Art history doesn't necessarily only require an appreciation of art — though that's important. Art is multidisciplinary by nature — it crosses paths with music, literature, philosophy, religion, history, and science. It is essentially the history of ideas. Therefore, people who have many interests, from music, to literature, to traveling, may be drawn to art history as an area of study and, potentially, a career.
An art history program would develop a student's critical thinking, analytical, and writing skills. It will provide a foundation in art and its many periods, styles, and creators. Depending on the program, a student may also develop highly specialized skills, such as art appraising or conservation. Given its global influence, foreign language skills are often developed, particularly in French, German, or Italian. Graduates of an art history program will leave with a sophisticated art vocabulary, as well as an understanding of the different social, political, and economic contexts that effect artists and the art they make.
Classes and Assignments of an Art History Major
Art history programs cover a range of periods, styles, themes, artists, and cultures. Students may learn the histories of different mediums, such as photography or architecture, study the art of areas like Africa, Asia, or America, and gain a historical and cultural context through related classes like in history, politics, philosophy, and music. Students may also practice art-making through classes in drawing, design, ceramics, and sculpture. Programs may be proud, or require a concentration in a specific area or work, such as art conservation.
Art history programs are very research-heavy, with reading and papers often required. They also tend to be very hands-on, with students making art, visiting museums and galleries, and finding internship opportunities at museums, galleries, and cultural institutions to put their knowledge to real-world use. For students look for flexible learning opportunities, there are online degrees in art history at various levels of your education.
Degree Levels for an Art History Major
- Associate. Online associate art history degrees would not be the most useful college degrees for the serious study of art history, as there are limited opportunities at this level. But an associate degree would provide a general studies education and prepare students for online bachelors art history degrees, at which point they would have the opportunity to focus on arts history courses.
- Bachelor's. Online bachelors art history degrees provide a foundation in the humanities, social sciences, and natural sciences. Upon completion, students may go onto higher education at the graduate level, or enter the workforce at such institutions as museums, galleries, education institutions, or state cultural programs.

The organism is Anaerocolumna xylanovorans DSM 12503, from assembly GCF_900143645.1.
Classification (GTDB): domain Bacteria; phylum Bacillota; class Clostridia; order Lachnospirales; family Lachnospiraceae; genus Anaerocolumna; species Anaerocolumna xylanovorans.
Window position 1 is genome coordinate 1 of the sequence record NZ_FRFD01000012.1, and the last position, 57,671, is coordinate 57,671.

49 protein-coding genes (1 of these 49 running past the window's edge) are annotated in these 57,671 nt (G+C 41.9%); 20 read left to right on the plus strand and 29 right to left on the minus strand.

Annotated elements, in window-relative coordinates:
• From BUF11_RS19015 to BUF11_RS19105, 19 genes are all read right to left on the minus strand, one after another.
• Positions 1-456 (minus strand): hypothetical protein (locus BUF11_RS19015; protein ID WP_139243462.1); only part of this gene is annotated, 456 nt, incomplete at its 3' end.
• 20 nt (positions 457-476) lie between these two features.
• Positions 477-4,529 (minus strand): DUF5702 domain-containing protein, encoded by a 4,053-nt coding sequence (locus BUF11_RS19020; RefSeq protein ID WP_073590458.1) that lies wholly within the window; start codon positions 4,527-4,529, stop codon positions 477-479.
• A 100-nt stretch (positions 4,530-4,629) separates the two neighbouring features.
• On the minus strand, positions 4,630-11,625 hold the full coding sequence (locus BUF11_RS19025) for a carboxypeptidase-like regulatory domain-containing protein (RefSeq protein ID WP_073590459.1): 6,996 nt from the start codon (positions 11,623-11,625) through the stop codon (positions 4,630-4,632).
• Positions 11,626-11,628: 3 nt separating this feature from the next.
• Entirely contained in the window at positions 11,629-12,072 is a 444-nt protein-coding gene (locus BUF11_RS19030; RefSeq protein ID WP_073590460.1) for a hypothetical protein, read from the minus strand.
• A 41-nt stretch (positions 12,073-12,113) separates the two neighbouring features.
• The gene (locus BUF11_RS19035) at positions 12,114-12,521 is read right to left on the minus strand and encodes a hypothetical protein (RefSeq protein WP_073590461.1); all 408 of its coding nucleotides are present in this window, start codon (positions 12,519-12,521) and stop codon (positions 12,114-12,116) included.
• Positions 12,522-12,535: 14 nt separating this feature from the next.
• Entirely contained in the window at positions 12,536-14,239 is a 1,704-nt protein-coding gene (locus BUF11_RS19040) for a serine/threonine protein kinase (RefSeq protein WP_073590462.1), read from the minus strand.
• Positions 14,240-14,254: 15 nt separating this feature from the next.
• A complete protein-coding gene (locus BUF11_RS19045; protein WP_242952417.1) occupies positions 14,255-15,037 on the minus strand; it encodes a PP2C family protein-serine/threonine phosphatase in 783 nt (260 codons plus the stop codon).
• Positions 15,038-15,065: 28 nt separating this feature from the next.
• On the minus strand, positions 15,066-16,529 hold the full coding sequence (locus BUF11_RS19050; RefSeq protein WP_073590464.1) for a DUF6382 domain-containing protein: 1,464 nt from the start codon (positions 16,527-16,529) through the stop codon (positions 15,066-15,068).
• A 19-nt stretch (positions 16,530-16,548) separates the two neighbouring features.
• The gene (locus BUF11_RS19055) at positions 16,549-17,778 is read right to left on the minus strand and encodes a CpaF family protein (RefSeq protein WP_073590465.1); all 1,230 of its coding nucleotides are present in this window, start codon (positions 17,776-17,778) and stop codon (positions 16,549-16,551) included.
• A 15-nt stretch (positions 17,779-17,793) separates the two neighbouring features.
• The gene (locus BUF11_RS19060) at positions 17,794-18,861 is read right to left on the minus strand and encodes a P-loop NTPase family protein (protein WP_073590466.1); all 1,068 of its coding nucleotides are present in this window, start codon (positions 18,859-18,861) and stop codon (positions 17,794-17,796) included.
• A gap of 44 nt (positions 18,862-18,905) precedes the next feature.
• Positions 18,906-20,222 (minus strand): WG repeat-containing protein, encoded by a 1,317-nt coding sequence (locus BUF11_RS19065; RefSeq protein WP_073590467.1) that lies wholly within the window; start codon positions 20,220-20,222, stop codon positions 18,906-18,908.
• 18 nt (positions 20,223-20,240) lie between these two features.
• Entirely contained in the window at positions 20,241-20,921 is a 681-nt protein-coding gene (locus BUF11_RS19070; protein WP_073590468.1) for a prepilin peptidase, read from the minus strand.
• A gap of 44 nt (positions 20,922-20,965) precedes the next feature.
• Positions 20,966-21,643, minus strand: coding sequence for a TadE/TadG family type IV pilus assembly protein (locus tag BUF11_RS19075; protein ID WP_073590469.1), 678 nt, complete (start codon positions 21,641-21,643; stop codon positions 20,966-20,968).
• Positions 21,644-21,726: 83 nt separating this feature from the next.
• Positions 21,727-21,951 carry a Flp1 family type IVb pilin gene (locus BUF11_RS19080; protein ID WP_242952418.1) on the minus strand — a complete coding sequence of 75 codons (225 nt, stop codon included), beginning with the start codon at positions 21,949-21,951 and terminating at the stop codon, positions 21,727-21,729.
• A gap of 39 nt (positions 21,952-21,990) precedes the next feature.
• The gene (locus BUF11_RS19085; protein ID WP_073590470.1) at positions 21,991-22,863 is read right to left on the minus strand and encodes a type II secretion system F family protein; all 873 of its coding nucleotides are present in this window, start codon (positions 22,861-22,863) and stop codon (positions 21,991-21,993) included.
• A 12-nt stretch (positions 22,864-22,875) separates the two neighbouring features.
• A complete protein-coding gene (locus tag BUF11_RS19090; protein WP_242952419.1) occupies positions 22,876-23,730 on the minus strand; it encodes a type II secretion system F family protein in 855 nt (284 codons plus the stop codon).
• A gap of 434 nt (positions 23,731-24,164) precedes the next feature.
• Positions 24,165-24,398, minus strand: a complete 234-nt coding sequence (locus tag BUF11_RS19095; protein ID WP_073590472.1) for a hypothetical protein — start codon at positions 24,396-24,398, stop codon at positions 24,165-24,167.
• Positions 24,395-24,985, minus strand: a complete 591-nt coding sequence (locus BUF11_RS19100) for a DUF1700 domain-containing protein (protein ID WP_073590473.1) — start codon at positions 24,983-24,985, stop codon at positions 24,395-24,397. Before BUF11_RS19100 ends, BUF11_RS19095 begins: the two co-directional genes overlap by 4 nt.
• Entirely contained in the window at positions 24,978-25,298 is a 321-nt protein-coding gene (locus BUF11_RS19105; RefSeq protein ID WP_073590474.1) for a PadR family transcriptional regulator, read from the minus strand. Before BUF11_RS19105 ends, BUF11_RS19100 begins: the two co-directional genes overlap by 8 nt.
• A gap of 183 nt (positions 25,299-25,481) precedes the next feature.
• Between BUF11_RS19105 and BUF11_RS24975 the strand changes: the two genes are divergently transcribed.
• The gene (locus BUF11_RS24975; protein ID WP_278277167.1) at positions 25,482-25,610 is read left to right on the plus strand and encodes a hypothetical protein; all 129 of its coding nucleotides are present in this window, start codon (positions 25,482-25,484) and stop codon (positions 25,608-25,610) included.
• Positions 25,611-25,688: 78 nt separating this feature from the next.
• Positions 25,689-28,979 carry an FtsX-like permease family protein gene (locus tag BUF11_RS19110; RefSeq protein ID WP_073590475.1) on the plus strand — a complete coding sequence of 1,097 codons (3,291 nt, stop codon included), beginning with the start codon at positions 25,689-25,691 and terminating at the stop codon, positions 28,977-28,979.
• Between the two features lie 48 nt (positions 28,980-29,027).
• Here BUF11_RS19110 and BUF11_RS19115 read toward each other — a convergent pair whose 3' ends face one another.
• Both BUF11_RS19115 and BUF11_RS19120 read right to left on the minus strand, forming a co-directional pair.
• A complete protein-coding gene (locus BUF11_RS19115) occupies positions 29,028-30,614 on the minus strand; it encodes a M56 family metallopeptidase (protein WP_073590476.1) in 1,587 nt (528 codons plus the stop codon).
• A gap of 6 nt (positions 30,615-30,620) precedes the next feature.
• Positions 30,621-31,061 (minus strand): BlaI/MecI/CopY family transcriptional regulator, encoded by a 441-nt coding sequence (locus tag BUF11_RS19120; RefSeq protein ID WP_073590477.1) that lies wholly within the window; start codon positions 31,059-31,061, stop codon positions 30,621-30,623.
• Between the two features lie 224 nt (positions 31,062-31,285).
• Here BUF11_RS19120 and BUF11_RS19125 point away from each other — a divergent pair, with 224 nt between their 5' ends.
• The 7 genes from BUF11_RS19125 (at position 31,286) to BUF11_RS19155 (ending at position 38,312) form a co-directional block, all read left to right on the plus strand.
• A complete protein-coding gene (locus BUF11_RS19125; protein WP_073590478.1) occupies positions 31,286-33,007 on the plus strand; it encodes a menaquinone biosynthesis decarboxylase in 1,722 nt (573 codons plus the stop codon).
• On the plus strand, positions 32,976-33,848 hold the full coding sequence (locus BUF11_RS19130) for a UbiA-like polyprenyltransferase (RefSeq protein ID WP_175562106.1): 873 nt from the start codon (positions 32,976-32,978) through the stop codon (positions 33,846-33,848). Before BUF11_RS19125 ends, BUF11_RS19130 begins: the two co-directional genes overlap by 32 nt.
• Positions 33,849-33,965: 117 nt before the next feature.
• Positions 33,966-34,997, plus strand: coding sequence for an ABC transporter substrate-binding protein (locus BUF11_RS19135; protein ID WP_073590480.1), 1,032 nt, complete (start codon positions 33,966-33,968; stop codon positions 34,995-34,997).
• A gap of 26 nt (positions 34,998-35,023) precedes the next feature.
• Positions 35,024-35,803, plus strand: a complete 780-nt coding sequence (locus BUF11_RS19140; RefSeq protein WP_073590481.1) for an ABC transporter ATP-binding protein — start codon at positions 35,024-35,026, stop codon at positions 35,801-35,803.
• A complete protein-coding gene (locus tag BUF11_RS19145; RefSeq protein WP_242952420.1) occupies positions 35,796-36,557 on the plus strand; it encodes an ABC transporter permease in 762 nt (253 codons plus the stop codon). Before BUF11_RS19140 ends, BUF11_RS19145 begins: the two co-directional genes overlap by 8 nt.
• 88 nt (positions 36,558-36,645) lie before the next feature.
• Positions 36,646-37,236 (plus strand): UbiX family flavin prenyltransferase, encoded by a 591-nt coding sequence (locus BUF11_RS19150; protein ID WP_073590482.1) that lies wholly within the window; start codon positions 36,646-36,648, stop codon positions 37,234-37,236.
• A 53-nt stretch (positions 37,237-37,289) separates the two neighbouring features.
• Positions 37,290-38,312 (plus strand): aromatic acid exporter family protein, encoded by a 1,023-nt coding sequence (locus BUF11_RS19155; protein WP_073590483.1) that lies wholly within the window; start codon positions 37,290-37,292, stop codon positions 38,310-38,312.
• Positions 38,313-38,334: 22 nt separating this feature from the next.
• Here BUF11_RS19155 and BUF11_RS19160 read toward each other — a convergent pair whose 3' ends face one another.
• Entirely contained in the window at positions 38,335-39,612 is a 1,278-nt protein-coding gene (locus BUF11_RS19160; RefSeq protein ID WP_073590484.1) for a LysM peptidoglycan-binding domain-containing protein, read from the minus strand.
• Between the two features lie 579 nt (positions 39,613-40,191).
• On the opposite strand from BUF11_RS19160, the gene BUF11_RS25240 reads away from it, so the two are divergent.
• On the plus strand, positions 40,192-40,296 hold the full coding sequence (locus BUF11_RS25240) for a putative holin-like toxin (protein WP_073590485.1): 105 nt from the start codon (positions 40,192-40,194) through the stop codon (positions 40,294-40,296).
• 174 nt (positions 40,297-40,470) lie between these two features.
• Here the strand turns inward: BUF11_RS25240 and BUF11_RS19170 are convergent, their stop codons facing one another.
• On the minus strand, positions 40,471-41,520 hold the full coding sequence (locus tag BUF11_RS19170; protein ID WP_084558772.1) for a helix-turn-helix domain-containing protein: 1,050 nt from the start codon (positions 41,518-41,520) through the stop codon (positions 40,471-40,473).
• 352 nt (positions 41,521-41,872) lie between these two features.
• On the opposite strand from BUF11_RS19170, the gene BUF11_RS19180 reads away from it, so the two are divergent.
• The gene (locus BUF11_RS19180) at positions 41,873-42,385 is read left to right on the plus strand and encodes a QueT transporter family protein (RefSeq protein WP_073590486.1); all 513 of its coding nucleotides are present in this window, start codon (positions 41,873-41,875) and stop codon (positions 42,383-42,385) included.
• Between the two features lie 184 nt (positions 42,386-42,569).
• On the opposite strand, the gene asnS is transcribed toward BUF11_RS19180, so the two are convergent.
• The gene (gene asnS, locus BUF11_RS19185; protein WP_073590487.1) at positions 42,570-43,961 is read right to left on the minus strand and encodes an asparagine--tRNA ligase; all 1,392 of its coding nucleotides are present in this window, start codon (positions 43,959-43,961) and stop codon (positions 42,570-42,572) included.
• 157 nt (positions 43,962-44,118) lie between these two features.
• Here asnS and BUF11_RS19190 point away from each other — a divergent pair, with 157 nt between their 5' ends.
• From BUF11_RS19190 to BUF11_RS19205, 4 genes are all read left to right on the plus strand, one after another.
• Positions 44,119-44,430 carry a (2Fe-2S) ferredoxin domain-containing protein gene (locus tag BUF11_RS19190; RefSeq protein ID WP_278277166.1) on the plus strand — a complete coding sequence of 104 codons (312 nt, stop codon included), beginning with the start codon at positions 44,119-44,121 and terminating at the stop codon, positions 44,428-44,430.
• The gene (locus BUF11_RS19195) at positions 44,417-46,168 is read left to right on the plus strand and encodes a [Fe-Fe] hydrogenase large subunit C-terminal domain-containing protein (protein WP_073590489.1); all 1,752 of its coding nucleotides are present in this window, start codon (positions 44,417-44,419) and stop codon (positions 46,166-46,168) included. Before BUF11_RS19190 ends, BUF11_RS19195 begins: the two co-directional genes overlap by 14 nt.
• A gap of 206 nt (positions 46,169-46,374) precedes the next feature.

- Master's. Those looking for greater specialization in an area, to teach, or to open up more employment opportunities may pursue online masters art history degrees. Curators, for instance, tend to require a master's degree, according to the U.S. Bureau of Labor Statistics (BLS), making this the best college degree for future curators. Students generally take courses, teach, and write a thesis during their program. A proficiency in German, Italian, or French also may be required. Upon completion, graduates may go on to earn a Ph.D., or find employment at museums, historical associations, or as teaching assistants.
- Doctoral. Doctorates in art history are primarily pursued by scholars who want to teach at the college or university level. A Ph.D. program generally demands course work, teaching, research, and writing a dissertation. At this level, you will also be highly specialized in a particular area of art history, such as a time period, style, or location where art's made.
A Future as an Art History Major
Art historians may find employment at any institution that works with art in some capacity. That means museums, galleries, historical sites, auction houses, and in publishing. Different types of jobs that an art history student may pursue, depending on their exact education, include curator, art appraiser, art dealer, antique dealer, or art restorer.
Employment of archivists, curators, and museum technicians in particular is expected to grow, according to the BLS, with a 20% increase anticipated over the 2008-2018 decade. There will especially be a greater need for archivists who specialize in electronic records and records management, as organizations increasingly digitize their collections and information. Graduates with highly specialized training, such as master's degrees in both library science and history, may have best opportunities, according to the BLS.
Prospective wages in this area will vary by occupation, as well as employer, location, and experience. Though for an idea, according to the most recent data available from the BLS (May 2010), the mean annual wage for museum technicians and conservators is $41,940; for archivists, it's $49,190; and for curators, it's $53,160.